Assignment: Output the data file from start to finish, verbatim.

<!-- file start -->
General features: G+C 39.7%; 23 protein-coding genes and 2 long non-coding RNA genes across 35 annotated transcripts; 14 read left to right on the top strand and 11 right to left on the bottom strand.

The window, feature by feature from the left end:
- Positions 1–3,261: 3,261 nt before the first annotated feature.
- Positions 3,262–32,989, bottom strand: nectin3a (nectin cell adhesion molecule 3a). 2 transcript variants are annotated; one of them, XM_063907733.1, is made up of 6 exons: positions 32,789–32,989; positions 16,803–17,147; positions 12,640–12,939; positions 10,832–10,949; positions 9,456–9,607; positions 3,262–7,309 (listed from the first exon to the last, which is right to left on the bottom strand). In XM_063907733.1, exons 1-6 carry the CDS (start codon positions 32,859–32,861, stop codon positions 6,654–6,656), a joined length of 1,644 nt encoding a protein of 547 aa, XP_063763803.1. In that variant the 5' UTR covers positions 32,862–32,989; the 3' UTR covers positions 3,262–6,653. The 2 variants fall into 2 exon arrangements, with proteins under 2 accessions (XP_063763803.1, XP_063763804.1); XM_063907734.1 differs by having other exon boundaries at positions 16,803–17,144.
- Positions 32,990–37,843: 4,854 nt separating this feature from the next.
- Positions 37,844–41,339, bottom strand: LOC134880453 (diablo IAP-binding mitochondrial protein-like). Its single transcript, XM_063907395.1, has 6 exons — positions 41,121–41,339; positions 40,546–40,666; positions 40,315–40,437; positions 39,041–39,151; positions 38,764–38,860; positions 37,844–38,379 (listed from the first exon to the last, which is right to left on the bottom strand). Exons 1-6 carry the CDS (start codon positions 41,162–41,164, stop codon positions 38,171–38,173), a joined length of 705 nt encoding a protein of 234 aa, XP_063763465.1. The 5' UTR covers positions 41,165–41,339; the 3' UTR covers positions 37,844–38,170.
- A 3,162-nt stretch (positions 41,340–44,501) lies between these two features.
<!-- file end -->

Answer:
General features: G+C 39.7%; 23 protein-coding genes and 2 long non-coding RNA genes across 35 annotated transcripts; 14 read left to right on the top strand and 11 right to left on the bottom strand.

The window, feature by feature from the left end:
- Positions 1–3,261: 3,261 nt before the first annotated feature.
- Positions 3,262–32,989, bottom strand: nectin3a (nectin cell adhesion molecule 3a). 2 transcript variants are annotated; one of them, XM_063907733.1, is made up of 6 exons: positions 32,789–32,989; positions 16,803–17,147; positions 12,640–12,939; positions 10,832–10,949; positions 9,456–9,607; positions 3,262–7,309 (listed from the first exon to the last, which is right to left on the bottom strand). In XM_063907733.1, exons 1-6 carry the CDS (start codon positions 32,859–32,861, stop codon positions 6,654–6,656), a joined length of 1,644 nt encoding a protein of 547 aa, XP_063763803.1. In that variant the 5' UTR covers positions 32,862–32,989; the 3' UTR covers positions 3,262–6,653. The 2 variants fall into 2 exon arrangements, with proteins under 2 accessions (XP_063763803.1, XP_063763804.1); XM_063907734.1 differs by having other exon boundaries at positions 16,803–17,144.
- Positions 32,990–37,843: 4,854 nt separating this feature from the next.
- Positions 37,844–41,339, bottom strand: LOC134880453 (diablo IAP-binding mitochondrial protein-like). Its single transcript, XM_063907395.1, has 6 exons — positions 41,121–41,339; positions 40,546–40,666; positions 40,315–40,437; positions 39,041–39,151; positions 38,764–38,860; positions 37,844–38,379 (listed from the first exon to the last, which is right to left on the bottom strand). Exons 1-6 carry the CDS (start codon positions 41,162–41,164, stop codon positions 38,171–38,173), a joined length of 705 nt encoding a protein of 234 aa, XP_063763465.1. The 5' UTR covers positions 41,165–41,339; the 3' UTR covers positions 37,844–38,170.
- A 3,162-nt stretch (positions 41,340–44,501) lies between these two features.